You’re unaware of what Podcaster really does. In fact, streaming podcasts is one of Podcaster’s strengths and advantages. If you’re connected to the Internet you can search for and stream podcasts and over Wi-Fi it happens very quickly — audio as well as video podcasts.

    So yes, it will download podcasts, but it’s not *limited* to doing that. Streaming is as important a feature.

    [Yes you are right that Podcaster also streams. But the iPhone already does that, so Podcaster’s real value add was downloading podcasts in a queue, which it prominently featured as its selling point.]

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  • http://home.comcast.net/~daguy daGUY

    @JulianT – the iTunes Podcast Directory just lists podcasts that have been submitted to it; Apple doesn’t actually host the files as far as I know.

  • benjamintm

    “the entire point of Podcaster is to download podcasts rather than stream them in realtime. That is a feature provided through a distribution mechanism that is other than iTunes.”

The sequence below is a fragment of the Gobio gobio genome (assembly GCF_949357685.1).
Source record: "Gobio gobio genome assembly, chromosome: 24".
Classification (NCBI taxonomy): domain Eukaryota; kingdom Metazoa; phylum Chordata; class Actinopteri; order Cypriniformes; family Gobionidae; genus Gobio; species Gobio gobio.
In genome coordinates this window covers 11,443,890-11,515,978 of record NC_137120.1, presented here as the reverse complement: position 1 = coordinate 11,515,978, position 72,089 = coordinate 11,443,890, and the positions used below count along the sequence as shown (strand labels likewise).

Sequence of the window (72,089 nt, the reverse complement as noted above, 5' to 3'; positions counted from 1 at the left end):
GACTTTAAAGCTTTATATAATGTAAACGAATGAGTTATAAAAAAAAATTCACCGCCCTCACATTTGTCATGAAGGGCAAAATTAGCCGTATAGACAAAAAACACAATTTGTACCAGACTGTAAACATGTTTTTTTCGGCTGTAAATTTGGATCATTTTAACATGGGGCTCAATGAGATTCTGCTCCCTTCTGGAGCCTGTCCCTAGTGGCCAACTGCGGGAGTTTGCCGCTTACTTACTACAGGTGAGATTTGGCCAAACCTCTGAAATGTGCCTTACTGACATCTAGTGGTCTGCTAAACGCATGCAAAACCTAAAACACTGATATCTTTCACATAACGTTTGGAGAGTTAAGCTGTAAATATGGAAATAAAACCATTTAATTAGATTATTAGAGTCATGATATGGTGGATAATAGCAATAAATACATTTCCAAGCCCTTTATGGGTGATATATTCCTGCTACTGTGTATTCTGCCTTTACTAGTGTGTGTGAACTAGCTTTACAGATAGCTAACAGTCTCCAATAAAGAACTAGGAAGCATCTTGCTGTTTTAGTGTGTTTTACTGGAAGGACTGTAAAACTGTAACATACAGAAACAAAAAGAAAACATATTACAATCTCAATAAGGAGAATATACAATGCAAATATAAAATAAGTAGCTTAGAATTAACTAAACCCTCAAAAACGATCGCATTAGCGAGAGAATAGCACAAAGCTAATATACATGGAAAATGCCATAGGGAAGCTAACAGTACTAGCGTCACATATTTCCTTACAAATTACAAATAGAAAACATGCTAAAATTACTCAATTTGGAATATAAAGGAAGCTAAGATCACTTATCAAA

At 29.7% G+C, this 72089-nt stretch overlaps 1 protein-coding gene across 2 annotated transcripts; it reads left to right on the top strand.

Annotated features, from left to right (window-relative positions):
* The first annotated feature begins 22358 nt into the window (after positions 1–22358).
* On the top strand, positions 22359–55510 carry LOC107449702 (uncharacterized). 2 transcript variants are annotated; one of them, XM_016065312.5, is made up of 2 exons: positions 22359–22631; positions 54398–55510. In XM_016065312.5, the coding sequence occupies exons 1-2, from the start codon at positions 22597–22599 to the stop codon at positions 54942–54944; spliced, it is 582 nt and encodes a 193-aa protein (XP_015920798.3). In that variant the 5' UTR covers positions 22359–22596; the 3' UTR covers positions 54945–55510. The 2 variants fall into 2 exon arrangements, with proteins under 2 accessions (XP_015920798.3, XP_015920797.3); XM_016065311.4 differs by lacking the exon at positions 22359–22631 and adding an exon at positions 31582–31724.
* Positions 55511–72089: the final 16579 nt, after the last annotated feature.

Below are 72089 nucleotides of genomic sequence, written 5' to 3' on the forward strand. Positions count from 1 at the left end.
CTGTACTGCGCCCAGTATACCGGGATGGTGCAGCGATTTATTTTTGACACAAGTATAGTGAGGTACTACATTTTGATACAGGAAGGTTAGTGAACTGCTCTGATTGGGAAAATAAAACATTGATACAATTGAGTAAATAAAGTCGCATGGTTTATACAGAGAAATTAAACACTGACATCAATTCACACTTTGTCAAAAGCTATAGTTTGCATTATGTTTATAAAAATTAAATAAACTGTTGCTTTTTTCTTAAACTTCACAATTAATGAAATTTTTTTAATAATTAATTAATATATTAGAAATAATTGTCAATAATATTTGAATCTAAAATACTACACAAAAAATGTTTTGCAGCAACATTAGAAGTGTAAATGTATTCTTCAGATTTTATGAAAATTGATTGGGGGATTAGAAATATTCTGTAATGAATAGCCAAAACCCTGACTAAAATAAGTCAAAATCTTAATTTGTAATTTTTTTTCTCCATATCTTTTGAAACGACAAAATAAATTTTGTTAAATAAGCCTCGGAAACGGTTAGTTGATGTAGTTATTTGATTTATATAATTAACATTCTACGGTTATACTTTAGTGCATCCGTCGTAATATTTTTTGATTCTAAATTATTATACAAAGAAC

Wow, using this definition, any application that downloads data and stores it locally should be banned from the iPhone. On my phone right now is a stock application and a weather app, both of which download data and store it locally outside of iTunes and are developed by third parties; they provide duplicate functionality to applications already installed by Apple. Additionally, I use 1Password, which communicates via WiFi with an app running on my Mac to exchange password information, never once going through iTunes. NetNewsWire also provides RSS download capabilities which is similar to PodCatcher, just with text.

    This was a bad decision by Apple and smacks of a monopolistic approach to the iPhone. They could easily decide to stop carrying an application (i.e. NetShare) because they develop a partnership with a third-party company for additional revenues.


    [Does iTunes present stock and weather information (or passwords or RSS feeds)? If so, where is this functionally, and how does it fit into Apple’s iTunes business model? If you are going to comment on my article, do us both a favor and actually read what I said before you begin tearing into your strawman, because I specifically addressed this.

    Also, when you say “monopolistic approach to the iPhone,” are you under the impression that there are multiple entities selling iPhones? The iPhone is proprietary to Apple. Calling the iPhone a monopoly is like saying the US should consult the UN when passing domestic laws.